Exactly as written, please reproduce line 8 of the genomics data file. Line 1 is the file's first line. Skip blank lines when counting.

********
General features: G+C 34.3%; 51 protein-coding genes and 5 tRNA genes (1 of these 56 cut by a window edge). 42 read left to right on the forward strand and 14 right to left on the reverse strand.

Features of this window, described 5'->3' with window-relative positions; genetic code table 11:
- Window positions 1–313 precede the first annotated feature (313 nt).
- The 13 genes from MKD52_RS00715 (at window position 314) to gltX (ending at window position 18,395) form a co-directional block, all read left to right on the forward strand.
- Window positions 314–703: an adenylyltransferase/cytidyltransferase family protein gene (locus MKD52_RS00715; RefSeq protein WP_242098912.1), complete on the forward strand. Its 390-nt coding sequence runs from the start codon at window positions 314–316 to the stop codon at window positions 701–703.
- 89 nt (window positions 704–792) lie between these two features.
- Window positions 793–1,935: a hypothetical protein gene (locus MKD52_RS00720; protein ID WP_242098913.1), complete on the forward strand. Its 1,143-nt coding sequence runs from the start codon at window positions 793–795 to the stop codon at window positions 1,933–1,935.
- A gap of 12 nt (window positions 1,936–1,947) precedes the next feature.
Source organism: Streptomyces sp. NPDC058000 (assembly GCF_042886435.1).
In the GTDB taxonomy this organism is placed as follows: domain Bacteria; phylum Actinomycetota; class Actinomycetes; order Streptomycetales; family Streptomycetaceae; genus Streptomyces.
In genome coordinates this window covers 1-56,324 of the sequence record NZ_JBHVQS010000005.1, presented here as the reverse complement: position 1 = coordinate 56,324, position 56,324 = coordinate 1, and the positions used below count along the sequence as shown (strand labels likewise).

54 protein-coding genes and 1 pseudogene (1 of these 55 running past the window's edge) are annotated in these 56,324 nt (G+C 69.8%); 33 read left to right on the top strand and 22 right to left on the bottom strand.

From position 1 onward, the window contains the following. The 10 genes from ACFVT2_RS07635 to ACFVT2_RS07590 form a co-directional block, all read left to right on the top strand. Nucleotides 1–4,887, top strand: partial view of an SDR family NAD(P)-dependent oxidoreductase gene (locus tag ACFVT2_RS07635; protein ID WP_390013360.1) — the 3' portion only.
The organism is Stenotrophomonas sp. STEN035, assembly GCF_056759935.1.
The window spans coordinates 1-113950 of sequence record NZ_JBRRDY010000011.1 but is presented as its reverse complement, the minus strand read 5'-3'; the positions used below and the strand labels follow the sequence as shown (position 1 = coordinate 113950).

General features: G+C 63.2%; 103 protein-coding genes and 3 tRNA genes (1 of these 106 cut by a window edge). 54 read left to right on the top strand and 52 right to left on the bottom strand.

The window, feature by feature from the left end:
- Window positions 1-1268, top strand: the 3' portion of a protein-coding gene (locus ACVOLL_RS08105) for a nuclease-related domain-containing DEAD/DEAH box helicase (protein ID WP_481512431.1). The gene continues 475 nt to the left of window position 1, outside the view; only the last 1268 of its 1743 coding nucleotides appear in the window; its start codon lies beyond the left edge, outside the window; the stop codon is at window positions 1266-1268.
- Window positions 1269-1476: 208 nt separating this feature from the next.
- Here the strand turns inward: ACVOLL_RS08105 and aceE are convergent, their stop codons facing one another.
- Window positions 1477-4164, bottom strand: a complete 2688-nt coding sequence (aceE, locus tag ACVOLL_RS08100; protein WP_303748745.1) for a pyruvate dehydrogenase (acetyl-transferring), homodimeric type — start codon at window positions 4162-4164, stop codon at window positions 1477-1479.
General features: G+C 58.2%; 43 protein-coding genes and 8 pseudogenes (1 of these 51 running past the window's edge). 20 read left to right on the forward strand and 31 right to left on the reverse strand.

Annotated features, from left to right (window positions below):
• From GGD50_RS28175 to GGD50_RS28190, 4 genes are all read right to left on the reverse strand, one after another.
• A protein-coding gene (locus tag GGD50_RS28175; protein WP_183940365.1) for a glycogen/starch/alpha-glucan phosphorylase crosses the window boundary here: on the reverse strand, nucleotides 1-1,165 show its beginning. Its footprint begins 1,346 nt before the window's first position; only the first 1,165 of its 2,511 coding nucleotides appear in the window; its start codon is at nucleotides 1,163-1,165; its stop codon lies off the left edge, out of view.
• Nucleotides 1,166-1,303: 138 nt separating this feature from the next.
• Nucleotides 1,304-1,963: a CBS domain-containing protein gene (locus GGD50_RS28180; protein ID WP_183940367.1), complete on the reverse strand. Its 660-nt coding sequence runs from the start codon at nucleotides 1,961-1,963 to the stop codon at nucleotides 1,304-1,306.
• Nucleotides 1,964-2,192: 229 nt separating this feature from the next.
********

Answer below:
- A gap of 12 nt (window positions 1,936–1,947) precedes the next feature.